I walked in the thrift the other day and left with my car boot full. The lodge pole table was $7. The cedar piece sitting on the table was $3, and it will either be turned into a lamp, or I'll flip it the other way and make it into a shelf of sorts. See the picture of the elk to the left? It is a clock that Bruce's Dad won in a raffle and he gave it to Bruce.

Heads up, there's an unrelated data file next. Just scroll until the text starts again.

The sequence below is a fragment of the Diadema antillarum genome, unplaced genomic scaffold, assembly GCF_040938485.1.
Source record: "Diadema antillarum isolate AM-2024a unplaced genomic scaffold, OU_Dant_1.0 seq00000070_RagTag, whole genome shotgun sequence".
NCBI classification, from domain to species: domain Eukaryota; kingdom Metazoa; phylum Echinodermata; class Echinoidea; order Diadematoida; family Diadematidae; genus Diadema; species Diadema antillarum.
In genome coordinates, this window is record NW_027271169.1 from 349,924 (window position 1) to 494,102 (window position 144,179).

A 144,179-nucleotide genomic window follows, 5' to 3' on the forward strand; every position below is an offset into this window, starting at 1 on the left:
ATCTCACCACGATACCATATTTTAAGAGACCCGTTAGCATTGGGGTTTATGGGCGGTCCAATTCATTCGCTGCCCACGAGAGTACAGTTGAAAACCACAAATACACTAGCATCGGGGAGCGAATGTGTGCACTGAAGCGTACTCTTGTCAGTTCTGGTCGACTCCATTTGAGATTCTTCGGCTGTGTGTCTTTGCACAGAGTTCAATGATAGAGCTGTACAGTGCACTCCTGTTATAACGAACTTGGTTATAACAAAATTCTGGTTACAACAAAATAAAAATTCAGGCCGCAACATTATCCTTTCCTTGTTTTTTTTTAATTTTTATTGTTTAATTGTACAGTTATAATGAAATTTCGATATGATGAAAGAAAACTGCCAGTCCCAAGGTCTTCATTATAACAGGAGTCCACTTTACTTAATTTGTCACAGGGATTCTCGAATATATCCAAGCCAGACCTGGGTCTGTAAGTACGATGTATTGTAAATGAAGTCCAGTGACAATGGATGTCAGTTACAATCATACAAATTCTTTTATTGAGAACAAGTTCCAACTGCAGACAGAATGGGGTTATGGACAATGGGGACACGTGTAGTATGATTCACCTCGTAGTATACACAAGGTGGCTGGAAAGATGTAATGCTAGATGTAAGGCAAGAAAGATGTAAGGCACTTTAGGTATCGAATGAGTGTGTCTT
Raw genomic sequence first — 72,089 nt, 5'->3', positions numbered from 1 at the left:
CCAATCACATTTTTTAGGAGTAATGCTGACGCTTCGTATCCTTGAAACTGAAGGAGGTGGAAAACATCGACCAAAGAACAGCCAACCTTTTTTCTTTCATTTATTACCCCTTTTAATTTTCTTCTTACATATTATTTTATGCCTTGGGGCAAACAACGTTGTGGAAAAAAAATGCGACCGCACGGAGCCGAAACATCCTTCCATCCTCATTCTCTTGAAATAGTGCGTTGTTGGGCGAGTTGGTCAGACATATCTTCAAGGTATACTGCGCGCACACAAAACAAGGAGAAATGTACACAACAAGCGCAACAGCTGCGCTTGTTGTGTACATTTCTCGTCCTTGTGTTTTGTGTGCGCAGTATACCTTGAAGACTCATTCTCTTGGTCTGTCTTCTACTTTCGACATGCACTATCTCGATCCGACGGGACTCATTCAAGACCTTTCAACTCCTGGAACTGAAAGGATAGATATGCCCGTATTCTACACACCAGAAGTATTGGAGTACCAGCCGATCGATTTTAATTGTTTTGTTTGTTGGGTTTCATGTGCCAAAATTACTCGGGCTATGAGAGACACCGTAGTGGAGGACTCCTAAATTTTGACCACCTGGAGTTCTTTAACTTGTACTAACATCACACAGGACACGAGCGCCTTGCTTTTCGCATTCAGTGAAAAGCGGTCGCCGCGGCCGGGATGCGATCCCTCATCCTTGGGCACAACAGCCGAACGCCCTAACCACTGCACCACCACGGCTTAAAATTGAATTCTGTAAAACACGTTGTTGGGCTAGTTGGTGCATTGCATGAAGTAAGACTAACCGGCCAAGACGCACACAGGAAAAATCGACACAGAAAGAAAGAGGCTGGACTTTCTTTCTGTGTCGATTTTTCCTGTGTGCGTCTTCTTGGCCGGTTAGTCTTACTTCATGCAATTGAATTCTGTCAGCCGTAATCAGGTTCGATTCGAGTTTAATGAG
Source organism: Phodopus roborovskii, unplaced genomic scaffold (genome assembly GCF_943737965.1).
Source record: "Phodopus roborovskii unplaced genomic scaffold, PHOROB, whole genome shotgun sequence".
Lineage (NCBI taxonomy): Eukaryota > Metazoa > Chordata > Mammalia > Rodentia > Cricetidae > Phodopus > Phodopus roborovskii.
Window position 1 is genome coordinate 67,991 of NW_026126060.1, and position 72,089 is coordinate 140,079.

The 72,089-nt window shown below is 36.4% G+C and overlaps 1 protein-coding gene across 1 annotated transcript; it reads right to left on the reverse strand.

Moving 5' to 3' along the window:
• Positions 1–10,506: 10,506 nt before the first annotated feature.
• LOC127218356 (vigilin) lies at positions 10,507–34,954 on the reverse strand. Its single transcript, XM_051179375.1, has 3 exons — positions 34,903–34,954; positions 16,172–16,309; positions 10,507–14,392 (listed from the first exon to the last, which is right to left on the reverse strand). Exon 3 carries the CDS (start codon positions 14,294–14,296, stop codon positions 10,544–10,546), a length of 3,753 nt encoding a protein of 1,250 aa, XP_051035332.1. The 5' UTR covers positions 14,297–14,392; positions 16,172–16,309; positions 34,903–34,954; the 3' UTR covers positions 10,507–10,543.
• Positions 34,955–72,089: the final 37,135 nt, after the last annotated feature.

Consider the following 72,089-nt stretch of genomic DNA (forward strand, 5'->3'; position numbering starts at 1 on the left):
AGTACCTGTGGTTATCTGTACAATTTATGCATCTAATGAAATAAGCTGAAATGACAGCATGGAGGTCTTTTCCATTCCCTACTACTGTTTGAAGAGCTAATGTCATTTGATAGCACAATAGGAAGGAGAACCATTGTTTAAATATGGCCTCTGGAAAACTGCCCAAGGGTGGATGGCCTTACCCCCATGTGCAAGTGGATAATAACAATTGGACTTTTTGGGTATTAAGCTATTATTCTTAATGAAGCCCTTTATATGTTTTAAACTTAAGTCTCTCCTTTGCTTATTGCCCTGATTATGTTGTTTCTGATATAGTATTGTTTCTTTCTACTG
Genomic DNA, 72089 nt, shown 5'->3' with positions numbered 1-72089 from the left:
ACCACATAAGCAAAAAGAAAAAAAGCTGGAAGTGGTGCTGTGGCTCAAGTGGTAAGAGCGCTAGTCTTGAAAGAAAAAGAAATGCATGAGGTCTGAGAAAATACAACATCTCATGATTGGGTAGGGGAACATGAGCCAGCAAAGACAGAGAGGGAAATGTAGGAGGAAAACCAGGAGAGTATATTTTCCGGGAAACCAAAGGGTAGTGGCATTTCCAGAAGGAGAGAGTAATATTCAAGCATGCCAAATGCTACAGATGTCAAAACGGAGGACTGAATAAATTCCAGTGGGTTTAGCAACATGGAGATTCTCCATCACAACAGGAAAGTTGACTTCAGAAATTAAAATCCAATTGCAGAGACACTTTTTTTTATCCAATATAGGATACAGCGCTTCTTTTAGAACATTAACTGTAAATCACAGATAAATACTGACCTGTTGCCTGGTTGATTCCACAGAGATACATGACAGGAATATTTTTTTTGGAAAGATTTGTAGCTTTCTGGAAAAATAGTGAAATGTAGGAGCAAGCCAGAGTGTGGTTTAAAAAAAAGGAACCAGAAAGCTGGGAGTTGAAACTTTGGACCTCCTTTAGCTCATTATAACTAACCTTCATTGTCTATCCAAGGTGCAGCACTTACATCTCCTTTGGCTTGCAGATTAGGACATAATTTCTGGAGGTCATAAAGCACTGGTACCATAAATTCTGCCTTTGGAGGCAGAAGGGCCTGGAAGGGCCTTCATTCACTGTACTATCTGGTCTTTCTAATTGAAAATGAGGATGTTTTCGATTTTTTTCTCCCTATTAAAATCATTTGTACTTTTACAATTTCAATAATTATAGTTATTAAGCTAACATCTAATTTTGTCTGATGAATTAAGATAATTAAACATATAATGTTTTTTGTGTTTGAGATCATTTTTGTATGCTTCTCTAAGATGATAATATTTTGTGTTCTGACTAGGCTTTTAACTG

Genuine Norwegian skis, complete with instructions only Ole could decipher. These were part of the window display at the downtown thrift. These, along with a pair of modern, just like new snowshoes, were in the window for about a week. Bruce needs snowshoes to keep strapped on the back of the snow machine for safety sake in case it would break down when he's far out on a trail. I needed the skis for decoration cuz they're cute. I went in and asked the gal if they would entertain an offer on both items since they'd been there awhile. She happily took an additional 25% off the already terrific price. Just a week earlier I had seen a pair of skis very similar to these at an antique store over the hill for $185; and the snow shoes sell new at the sporting goods store for $130…. So for 77% less, I walked out of that store with my arms full and a big smile. See the red, green, and tan flannel quilt behind the skis? It's just a quilt top, but it came out of the free bin at the thrift. I will, for sure, be firing up my sewing machine in the near future.